"Like all contracts, there's some good parts and some bad parts," Engle said Wednesday. "The majority of teachers thought it was a good contract."
"The district got what it needed, and the teachers got what they needed," Glenn said. What the district needed, he said, was help from the teachers to pay for the escalating costs of health insurance.
The district has two medical plans, one aimed primarily at younger teachers and the other toward those who are more likely to be older and have families, Glenn said. For each plan, the deductibles and weekly premium assistance paid by teachers will go up over the life of the contract.
In the Preferred Provider Organization I plan, or PPO I, for example, the individual and family deductible for 2006-07 will be $300 and $600, respectively. Those premiums will increase to $350 and $700 in 2007-08 and to $375 and $750 in 2008-09.
Individuals will not pay any weekly premium assistance out of their paychecks, but those in the PPO I family plan will see their weekly payment go from $10 in the first year to $11 in the second and $14 in the third, with somewhat higher increases in the PPO II plan. There are also increases for those with coverage for themselves and a child, children or a spouse in the plan.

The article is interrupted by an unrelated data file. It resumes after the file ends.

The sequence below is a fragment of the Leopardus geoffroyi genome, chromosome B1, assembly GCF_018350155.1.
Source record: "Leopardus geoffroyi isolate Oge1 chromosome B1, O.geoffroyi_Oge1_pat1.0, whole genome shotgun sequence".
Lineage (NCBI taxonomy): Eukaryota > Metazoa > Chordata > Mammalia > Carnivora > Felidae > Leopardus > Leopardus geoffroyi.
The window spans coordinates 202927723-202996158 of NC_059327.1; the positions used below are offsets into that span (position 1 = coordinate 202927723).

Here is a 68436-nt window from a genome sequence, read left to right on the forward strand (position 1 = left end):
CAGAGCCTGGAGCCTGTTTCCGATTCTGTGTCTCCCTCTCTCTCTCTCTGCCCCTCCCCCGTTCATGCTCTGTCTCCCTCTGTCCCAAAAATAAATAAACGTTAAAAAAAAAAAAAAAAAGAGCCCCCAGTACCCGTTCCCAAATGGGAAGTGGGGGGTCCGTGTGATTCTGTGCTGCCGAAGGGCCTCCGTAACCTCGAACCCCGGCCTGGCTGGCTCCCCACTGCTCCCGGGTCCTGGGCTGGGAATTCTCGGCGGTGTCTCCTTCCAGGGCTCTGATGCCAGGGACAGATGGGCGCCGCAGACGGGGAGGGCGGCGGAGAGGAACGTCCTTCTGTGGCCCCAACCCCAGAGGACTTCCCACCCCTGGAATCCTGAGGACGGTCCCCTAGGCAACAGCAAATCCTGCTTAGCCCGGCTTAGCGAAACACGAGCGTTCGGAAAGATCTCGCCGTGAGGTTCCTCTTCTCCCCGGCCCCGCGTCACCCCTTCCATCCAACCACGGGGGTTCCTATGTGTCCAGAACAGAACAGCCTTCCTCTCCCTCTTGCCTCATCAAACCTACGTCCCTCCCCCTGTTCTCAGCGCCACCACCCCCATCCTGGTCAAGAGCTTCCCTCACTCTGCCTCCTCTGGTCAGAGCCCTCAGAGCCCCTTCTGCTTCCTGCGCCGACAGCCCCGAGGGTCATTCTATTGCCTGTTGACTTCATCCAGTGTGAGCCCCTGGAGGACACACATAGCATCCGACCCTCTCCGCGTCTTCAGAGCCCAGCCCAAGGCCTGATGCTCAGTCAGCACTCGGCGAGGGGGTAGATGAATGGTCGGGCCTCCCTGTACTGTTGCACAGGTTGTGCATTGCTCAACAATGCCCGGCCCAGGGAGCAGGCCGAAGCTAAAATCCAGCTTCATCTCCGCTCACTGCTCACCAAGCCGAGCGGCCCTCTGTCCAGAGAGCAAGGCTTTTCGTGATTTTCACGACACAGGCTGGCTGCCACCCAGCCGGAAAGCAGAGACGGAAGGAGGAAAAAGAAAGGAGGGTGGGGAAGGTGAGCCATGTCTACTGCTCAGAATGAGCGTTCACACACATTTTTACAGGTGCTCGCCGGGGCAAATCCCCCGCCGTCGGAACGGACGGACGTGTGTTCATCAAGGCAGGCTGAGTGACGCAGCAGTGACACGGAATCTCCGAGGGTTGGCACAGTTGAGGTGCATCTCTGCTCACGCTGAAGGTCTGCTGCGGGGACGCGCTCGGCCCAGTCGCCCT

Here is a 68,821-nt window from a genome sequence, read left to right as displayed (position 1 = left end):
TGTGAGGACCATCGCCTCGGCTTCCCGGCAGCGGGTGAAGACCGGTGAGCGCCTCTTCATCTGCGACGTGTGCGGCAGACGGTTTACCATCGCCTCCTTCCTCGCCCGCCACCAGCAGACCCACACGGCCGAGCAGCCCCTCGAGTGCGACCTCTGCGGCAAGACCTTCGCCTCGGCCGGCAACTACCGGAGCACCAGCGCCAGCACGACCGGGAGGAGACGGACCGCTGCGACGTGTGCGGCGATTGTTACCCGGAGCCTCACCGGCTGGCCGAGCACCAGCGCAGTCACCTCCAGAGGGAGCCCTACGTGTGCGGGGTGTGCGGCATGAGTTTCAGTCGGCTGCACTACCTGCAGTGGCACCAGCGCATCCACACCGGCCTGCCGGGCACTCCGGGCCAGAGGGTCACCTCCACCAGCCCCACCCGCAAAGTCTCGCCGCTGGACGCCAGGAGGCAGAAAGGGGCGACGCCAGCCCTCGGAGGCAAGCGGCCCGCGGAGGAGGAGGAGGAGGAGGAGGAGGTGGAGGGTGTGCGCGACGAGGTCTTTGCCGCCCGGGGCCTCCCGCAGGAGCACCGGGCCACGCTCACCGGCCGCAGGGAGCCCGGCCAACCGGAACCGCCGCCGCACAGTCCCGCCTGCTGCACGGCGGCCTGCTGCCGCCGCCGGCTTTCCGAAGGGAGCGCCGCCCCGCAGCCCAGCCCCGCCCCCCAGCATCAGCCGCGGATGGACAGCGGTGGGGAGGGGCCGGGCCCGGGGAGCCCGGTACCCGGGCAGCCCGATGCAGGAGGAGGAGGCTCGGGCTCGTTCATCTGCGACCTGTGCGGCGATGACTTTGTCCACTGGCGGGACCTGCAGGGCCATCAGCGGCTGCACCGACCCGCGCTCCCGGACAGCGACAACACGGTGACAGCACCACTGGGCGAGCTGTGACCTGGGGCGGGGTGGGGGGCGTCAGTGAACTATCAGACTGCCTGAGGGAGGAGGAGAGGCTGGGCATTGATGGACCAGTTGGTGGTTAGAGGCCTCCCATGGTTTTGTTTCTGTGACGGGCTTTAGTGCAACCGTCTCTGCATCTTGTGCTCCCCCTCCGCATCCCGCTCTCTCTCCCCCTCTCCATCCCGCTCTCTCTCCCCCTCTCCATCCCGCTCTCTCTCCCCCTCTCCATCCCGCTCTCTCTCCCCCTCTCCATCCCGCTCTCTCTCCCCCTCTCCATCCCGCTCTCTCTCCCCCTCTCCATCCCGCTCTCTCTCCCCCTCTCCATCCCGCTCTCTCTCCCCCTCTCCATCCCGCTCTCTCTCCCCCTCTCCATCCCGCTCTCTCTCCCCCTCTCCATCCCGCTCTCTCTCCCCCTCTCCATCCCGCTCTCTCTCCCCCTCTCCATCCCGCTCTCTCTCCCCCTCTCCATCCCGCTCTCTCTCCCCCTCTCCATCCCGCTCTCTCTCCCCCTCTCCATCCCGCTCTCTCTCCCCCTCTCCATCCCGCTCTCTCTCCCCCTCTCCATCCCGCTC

The district agreed to increase the lump-sum retirement payment for teachers based on their three highest earning years beginning next year. The payment is separate from the state pensions teachers receive, Glenn said.
The district also agreed to increase its payment for unused sick days to $45, according to a summary of the contract.
"They can use it to buy health insurance when they retire," Glenn said. For every day of sick leave a teacher does not use during their career, Glenn said that money is set aside to help pay for health-care coverage when they retire, he said.
Along with the 3.5 percent a year in salary increases, the contract adds 1 percent for each step increase in each year of the contract. Glenn said the district has 14 step increases in its salary scale, based on years of service and educational levels attained by teachers.
"Both sides decided to have a civil discourse, and it proved productive in the end," Engle said.
"The professionalism of the negotiating process was impressive on both sides," Glenn said.
How they voted
The Waynesboro School Board approved a three-year contract with its teachers by a 5-1 vote.
For: Larry Glenn, Stanley Barkdoll, K. Marilyn Smith, Anna Bostwick-Foley, John Fitz.
Against: Leland H. Lemley
Abstained: Todd Rock